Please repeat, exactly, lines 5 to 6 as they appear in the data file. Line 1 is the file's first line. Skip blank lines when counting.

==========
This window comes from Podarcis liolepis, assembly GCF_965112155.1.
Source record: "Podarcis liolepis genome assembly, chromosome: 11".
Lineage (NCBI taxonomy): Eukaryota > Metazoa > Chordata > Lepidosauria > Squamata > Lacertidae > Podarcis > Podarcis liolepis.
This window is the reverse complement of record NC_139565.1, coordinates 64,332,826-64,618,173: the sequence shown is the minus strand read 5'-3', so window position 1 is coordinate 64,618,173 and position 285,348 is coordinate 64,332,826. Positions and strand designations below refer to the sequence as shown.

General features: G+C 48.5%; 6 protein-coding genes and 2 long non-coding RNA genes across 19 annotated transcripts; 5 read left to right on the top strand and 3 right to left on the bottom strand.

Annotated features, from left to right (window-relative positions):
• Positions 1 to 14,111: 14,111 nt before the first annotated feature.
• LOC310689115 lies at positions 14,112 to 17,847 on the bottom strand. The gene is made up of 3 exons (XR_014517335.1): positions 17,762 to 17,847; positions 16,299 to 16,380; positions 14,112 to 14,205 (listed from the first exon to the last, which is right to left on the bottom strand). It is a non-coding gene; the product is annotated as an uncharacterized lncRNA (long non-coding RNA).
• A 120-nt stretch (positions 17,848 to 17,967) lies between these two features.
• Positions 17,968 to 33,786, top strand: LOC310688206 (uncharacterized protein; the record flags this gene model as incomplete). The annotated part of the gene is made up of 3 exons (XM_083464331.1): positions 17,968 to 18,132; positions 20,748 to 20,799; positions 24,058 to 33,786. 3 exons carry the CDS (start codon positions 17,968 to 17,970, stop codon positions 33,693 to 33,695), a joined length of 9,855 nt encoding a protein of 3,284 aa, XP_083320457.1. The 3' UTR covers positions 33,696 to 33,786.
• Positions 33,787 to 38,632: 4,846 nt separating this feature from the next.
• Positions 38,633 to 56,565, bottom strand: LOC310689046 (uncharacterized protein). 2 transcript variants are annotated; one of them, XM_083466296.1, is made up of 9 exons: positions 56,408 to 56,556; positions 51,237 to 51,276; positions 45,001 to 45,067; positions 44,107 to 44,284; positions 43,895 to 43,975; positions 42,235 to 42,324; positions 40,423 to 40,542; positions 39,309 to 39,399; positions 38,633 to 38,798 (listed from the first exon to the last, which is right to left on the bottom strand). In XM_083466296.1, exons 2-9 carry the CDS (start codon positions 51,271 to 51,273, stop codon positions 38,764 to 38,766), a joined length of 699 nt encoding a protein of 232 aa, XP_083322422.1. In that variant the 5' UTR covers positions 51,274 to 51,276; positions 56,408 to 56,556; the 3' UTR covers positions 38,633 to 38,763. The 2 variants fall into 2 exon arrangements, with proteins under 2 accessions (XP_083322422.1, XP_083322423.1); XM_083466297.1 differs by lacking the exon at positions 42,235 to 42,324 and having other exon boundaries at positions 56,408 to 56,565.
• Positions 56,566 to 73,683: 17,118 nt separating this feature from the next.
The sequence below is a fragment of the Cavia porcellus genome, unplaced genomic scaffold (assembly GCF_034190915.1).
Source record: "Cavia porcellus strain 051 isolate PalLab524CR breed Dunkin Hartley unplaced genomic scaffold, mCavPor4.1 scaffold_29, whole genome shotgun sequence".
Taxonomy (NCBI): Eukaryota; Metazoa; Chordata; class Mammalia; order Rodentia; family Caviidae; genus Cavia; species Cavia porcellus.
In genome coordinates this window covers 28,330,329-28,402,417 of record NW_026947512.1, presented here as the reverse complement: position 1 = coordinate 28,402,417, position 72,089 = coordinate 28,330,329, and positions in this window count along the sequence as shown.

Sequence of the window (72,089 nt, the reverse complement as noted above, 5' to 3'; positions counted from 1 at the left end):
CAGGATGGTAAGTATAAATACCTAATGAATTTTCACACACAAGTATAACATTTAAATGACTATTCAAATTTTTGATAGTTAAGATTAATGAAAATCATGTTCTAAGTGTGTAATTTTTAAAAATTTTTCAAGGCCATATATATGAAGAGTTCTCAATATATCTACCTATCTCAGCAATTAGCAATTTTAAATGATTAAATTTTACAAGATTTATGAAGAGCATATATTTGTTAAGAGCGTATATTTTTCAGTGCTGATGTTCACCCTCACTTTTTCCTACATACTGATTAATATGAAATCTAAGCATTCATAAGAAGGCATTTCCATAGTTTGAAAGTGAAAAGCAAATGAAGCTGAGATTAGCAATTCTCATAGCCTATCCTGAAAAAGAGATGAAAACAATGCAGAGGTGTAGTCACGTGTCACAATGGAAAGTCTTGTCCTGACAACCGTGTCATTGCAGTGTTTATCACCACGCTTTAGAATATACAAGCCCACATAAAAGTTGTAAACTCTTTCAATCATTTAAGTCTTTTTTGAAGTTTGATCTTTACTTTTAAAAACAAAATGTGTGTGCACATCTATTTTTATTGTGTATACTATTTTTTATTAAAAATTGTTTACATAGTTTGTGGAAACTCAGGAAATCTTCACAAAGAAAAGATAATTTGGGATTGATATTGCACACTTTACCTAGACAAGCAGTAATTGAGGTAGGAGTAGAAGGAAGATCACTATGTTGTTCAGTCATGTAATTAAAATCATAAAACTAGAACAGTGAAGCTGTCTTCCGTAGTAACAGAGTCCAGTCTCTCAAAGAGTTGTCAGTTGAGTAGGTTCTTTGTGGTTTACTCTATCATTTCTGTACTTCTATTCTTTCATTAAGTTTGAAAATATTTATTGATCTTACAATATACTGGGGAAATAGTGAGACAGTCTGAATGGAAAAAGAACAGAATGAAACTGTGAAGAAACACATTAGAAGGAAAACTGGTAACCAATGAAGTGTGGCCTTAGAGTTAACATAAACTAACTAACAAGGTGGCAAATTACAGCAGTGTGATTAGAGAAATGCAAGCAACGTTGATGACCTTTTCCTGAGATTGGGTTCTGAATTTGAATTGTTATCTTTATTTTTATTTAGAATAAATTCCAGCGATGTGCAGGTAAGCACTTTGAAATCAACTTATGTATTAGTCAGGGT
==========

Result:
General features: G+C 48.5%; 6 protein-coding genes and 2 long non-coding RNA genes across 19 annotated transcripts; 5 read left to right on the top strand and 3 right to left on the bottom strand.

Annotated features, from left to right (window-relative positions):